By Wilma Davis
Are you stressed out? If not, hang on tight, because you’ve been there before and will be again. Whether from repairs, relationships, or jobs, there are always problems to cause stress, and they usually come in threes! You may be overwhelmed with illnesses, too much to do, more month than paycheck, or any of a million things that pile on us from time to time. When he was experiencing the betrayal of a friend, King David of Israel cried out, “Oh that I had wings of a dove! I would fly away, and be at rest.”1 Sounds good, doesn’t it? Neither did the apostle Paul hide his problems as he writes, “… this body of ours had no rest, but we were harassed at every turn, conflicts on the outside, fears within.”2 Wow! That describes many lives today: harassment, conflict and fears.
In the midst of it all, Jesus offers rest. “Come unto me, all you who are weary and burdened, and I will give you rest. Take my yoke upon you and learn from me, for I am gentle and humble in heart, and you will find rest for your souls. For my yoke is easy and my burden is light.”3 A yoke fits across the necks of two oxen as they walk together to pull a load. When one ox moves, the other must follow. As we walk alongside Jesus in His yoke, He carries the load while we fill in the yoke. We are walking, but He is doing the work, making the yoke easy and the burden light for us.
So, as we awake each day and put our feet to the floor, let’s “choose the good way and walk in it and we will find rest for our souls.”4 If life’s circumstances overwhelm you during the day, stop and follow Jesus’ exhortation with some firm self-talk. “The good man brings good things out of the good stored up in him, and the evil man brings evil things out of the evil stored up in him.”5 What we tell ourselves becomes habits and habits shape our character.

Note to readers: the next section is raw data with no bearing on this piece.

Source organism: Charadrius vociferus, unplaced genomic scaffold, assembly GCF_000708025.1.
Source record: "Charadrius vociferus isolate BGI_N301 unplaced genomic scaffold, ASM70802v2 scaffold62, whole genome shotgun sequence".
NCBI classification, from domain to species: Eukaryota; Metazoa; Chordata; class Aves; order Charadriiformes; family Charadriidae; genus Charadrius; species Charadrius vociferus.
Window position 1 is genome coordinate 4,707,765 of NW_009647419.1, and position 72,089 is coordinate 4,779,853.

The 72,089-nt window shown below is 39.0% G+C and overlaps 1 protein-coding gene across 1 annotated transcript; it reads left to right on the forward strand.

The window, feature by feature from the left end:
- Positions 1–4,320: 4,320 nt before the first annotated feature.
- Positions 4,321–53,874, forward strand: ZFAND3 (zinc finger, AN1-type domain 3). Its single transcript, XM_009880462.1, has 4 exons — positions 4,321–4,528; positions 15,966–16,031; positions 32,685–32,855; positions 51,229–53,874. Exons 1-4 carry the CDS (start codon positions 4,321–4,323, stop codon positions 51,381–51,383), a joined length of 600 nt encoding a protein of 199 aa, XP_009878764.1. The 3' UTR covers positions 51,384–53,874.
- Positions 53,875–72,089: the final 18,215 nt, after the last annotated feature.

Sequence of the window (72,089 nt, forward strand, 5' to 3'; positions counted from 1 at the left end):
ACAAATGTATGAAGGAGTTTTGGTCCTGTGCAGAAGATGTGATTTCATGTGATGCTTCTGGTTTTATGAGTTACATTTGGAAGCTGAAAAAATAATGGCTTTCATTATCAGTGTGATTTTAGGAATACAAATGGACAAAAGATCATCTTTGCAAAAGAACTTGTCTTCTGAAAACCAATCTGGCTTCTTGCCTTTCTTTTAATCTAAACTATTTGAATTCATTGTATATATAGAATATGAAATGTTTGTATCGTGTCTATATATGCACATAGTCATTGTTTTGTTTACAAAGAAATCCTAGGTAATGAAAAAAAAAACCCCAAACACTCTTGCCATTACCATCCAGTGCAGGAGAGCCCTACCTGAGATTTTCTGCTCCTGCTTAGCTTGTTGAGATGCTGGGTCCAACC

Although negativity may come more naturally for some than others, it does not have to be a way of life. Become aware of your destructive self-talk that influences your feelings, actions, and relationships. Dr. David Burns names ten forms of twisted thinking:
1. All or nothing – Something is either completely perfect or a complete failure
2. Overgeneralization – Attaching always or never to an event or situation
3. Mental filter – Dwelling on the negative so that it colors your view
4. Discounting the positive – Not giving credit to positives
5. Jumping to conclusions – Assuming you know what another is thinking or what the future holds
6. Magnification – Maximizing problems and faults while minimizing good traits
7. Emotional reasoning – Allowing your feelings to determine your reality
8. Should statements – Comparing reality to what should have been
9. Labeling – Identifying a person’s character by his action or an event
10. Personalization and blame – Blaming yourself or others for situations out of his control. 6
We are so blessed in this day and age to be able to hold a supernatural resource for positive self-talk in our hand and refer to it any time. The Bible is inspired by God.7 Inspired means God-breathed. When God formed man from the dust of the ground, he breathed into his nostrils the breath of life and man became a living soul.8 When we read the Bible, God breathes life into our soul. No wonder it is so powerful!
1. Psalm 55:6
2. II Corinthians 7:5
3. Matthew 11:28-30
4. Jeremiah 6:16
5. Matthew 12:35
6. Burns, D. D. (1990). The feeling good handbook. New York, 7. NY: Plume.
8. 2 Timothy 3:16